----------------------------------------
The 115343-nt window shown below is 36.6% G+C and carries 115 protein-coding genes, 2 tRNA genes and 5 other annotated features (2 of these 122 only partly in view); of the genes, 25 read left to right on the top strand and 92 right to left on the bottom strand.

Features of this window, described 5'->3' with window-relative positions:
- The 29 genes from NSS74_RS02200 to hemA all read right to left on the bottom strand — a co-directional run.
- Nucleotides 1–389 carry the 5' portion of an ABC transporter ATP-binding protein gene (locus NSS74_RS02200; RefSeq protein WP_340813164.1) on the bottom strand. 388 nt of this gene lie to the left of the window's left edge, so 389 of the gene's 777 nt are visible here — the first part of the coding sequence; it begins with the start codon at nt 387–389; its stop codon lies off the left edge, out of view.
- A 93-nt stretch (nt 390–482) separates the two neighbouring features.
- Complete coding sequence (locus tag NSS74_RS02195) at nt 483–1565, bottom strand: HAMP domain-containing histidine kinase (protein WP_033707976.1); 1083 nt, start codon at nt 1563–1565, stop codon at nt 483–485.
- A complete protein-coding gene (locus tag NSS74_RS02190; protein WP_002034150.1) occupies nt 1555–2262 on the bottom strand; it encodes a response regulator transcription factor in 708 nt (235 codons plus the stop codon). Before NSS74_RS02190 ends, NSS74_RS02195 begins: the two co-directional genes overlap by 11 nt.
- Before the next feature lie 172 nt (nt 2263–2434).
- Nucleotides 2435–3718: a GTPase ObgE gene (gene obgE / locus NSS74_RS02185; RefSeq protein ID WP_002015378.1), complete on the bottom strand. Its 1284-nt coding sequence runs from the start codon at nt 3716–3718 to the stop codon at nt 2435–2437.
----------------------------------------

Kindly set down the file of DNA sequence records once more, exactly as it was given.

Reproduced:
The 115343-nt window shown below is 36.6% G+C and carries 115 protein-coding genes, 2 tRNA genes and 5 other annotated features (2 of these 122 only partly in view); of the genes, 25 read left to right on the top strand and 92 right to left on the bottom strand.

Features of this window, described 5'->3' with window-relative positions:
- The 29 genes from NSS74_RS02200 to hemA all read right to left on the bottom strand — a co-directional run.
- Nucleotides 1–389 carry the 5' portion of an ABC transporter ATP-binding protein gene (locus NSS74_RS02200; RefSeq protein WP_340813164.1) on the bottom strand. 388 nt of this gene lie to the left of the window's left edge, so 389 of the gene's 777 nt are visible here — the first part of the coding sequence; it begins with the start codon at nt 387–389; its stop codon lies off the left edge, out of view.
- A 93-nt stretch (nt 390–482) separates the two neighbouring features.
- Complete coding sequence (locus tag NSS74_RS02195) at nt 483–1565, bottom strand: HAMP domain-containing histidine kinase (protein WP_033707976.1); 1083 nt, start codon at nt 1563–1565, stop codon at nt 483–485.
- A complete protein-coding gene (locus tag NSS74_RS02190; protein WP_002034150.1) occupies nt 1555–2262 on the bottom strand; it encodes a response regulator transcription factor in 708 nt (235 codons plus the stop codon). Before NSS74_RS02190 ends, NSS74_RS02195 begins: the two co-directional genes overlap by 11 nt.
- Before the next feature lie 172 nt (nt 2263–2434).
- Nucleotides 2435–3718: a GTPase ObgE gene (gene obgE / locus NSS74_RS02185; RefSeq protein ID WP_002015378.1), complete on the bottom strand. Its 1284-nt coding sequence runs from the start codon at nt 3716–3718 to the stop codon at nt 2435–2437.